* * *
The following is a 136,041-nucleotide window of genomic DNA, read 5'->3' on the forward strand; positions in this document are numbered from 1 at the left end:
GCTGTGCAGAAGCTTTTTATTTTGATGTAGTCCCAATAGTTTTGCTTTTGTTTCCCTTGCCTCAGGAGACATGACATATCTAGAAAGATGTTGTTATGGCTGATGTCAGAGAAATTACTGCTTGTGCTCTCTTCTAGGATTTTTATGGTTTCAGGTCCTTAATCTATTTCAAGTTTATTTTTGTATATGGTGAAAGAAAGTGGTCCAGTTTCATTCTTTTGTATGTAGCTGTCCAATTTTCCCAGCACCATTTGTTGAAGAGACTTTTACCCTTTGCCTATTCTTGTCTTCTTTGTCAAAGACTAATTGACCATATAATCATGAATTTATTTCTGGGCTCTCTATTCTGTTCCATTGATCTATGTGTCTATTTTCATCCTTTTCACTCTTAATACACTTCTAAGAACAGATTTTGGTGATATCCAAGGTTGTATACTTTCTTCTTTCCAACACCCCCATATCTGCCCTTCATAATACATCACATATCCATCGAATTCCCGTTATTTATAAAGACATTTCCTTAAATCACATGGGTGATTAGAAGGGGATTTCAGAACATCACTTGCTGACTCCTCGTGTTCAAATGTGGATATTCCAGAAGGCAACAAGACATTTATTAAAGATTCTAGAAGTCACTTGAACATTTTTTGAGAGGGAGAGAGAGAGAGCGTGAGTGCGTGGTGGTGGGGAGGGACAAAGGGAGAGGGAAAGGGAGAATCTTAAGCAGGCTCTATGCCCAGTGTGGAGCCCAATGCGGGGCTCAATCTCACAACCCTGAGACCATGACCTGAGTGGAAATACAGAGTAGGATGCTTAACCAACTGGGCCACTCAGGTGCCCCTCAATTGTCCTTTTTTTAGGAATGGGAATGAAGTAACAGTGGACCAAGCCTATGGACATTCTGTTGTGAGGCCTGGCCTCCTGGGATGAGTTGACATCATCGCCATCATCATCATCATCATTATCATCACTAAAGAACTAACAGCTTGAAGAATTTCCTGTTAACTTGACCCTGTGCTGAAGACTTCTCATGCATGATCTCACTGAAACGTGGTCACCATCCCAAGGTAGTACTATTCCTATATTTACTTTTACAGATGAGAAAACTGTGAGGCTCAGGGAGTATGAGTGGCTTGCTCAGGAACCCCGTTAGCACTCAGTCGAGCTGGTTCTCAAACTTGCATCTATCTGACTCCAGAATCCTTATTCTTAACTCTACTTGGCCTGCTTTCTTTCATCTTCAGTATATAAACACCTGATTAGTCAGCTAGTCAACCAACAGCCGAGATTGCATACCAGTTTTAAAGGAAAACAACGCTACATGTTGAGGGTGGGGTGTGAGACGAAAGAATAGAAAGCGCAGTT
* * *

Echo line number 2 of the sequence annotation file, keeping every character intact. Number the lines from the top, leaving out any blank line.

GCTGTGCAGAAGCTTTTTATTTTGATGTAGTCCCAATAGTTTTGCTTTTGTTTCCCTTGCCTCAGGAGACATGACATATCTAGAAAGATGTTGTTATGGCTGATGTCAGAGAAATTACTGCTTGTGCTCTCTTCTAGGATTTTTATGGTTTCAGGTCCTTAATCTATTTCAAGTTTATTTTTGTATATGGTGAAAGAAAGTGGTCCAGTTTCATTCTTTTGTATGTAGCTGTCCAATTTTCCCAGCACCATTTGTTGAAGAGACTTTTACCCTTTGCCTATTCTTGTCTTCTTTGTCAAAGACTAATTGACCATATAATCATGAATTTATTTCTGGGCTCTCTATTCTGTTCCATTGATCTATGTGTCTATTTTCATCCTTTTCACTCTTAATACACTTCTAAGAACAGATTTTGGTGATATCCAAGGTTGTATACTTTCTTCTTTCCAACACCCCCATATCTGCCCTTCATAATACATCACATATCCATCGAATTCCCGTTATTTATAAAGACATTTCCTTAAATCACATGGGTGATTAGAAGGGGATTTCAGAACATCACTTGCTGACTCCTCGTGTTCAAATGTGGATATTCCAGAAGGCAACAAGACATTTATTAAAGATTCTAGAAGTCACTTGAACATTTTTTGAGAGGGAGAGAGAGAGAGCGTGAGTGCGTGGTGGTGGGGAGGGACAAAGGGAGAGGGAAAGGGAGAATCTTAAGCAGGCTCTATGCCCAGTGTGGAGCCCAATGCGGGGCTCAATCTCACAACCCTGAGACCATGACCTGAGTGGAAATACAGAGTAGGATGCTTAACCAACTGGGCCACTCAGGTGCCCCTCAATTGTCCTTTTTTTAGGAATGGGAATGAAGTAACAGTGGACCAAGCCTATGGACATTCTGTTGTGAGGCCTGGCCTCCTGGGATGAGTTGACATCATCGCCATCATCATCATCATCATTATCATCACTAAAGAACTAACAGCTTGAAGAATTTCCTGTTAACTTGACCCTGTGCTGAAGACTTCTCATGCATGATCTCACTGAAACGTGGTCACCATCCCAAGGTAGTACTATTCCTATATTTACTTTTACAGATGAGAAAACTGTGAGGCTCAGGGAGTATGAGTGGCTTGCTCAGGAACCCCGTTAGCACTCAGTCGAGCTGGTTCTCAAACTTGCATCTATCTGACTCCAGAATCCTTATTCTTAACTCTACTTGGCCTGCTTTCTTTCATCTTCAGTATATAAACACCTGATTAGTCAGCTAGTCAACCAACAGCCGAGATTGCATACCAGTTTTAAAGGAAAACAACGCTACATGTTGAGGGTGGGGTGTGAGACGAAAGAATAGAAAGCGCAGTT